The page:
Residents objecting to the development of a luxury five-storey apartment block on the site of the Palm House guest house in Wynberg have received what appears to be a shot in the arm after the expert drawing up the draft heritage impact assessment (HIA) said he would not oppose their notice of appeal.
This comes after the residents introduced several documents to Heritage Western Cape which shows that, in a rezoning application in 1990, it was established that the previous owners of the Palm House property could not build other dwellings on the site, nor could they extend the current dwellings beyond two storeys high (“Residents question Palm House developers,” Tatler, August 25).
In response to the notice of appeal received by Heritage Western Cape, heritage practitioner Chris Snelling said he would not be opposing the appeal after being made aware of these restrictions.
Mr Snelling wrote: “When entering into agreement to undertake the HIA at the very start of the Section 38 process I had specifically asked the entity responsible for the development and its representatives, on more than one occasion, as to whether there were any rezoning or other restrictions in place that I need be aware of.I was assured at the time that there were none.
“Prior to my engagement, the application had already been submitted to the City of Cape Town on September 15 2015. Neither Land Use Management nor any other party responsible for the development appear to have picked up or informed that there were restrictions.”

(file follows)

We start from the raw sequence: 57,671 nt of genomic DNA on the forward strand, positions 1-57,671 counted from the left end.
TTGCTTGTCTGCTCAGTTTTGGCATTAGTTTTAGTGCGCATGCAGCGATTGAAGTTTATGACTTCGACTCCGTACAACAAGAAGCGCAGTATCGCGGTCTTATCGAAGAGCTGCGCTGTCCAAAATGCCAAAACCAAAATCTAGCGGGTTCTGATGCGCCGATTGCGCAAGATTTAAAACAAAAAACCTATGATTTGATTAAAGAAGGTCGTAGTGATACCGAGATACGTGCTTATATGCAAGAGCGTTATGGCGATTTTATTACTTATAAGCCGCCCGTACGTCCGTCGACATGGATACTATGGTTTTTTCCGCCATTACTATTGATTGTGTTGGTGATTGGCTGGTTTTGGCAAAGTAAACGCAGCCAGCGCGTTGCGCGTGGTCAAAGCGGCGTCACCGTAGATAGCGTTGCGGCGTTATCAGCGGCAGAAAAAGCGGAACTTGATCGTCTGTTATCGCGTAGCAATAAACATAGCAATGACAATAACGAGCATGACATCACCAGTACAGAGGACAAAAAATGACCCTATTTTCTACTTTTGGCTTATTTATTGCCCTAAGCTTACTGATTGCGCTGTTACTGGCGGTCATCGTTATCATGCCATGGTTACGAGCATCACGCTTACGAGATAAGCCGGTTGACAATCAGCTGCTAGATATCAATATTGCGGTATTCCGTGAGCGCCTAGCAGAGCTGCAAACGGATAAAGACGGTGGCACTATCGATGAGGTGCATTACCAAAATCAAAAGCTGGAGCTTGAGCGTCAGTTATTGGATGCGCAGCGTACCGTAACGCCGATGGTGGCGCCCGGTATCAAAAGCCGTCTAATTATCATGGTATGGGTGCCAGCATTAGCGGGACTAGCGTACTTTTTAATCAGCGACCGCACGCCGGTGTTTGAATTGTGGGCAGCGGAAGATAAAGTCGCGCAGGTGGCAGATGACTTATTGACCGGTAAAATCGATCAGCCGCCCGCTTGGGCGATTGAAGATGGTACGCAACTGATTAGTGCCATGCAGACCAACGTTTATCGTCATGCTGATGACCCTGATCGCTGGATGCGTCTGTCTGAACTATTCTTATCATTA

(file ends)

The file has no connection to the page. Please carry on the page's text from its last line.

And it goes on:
He added there were no restrictions referred to in any of the documentation he had requested or been provided with by the developer’s representatives.
“I took this information at face value and in good faith.
“I have subsequently been made aware that there were indeed rezoning restrictions in place, which had placed various limitations on the property which, among others, included height restrictions.
“Having only now received this information, I cannot with any conscience consider the HIA that I conducted as being complete…”
Mr Snelling has subsequently informed the developer, Matthew Quinton, that he was no longer in a position to represent him further in respect of the application.
“Whether unintentional, in good faith, or otherwise, I regard the non-disclosure of important and relevant material to me as serious,” he said.
The residents’ representative, Barnett Herdien, welcomed Mr Snelling’s comments, but said they would not cease campaigning against the development or any others that might be proposed.
“We feel vindicated in a sense, but we believe the system is against us as residents.
“There appears to be loose interpretations of zoning restrictions, and we for that reason we mustn’t think that we can take our foot off the pedal.”
He believed that there was a “strong leaning” towards development in Cape Town, and that this frequently put residents at a disadvantage.
Questions sent to Palm House owner Paul Scarlett, Mr Quinton, Mr Snelling and Heritage Western Cape’s Andrew September had not been responded to by the time this edition went to print.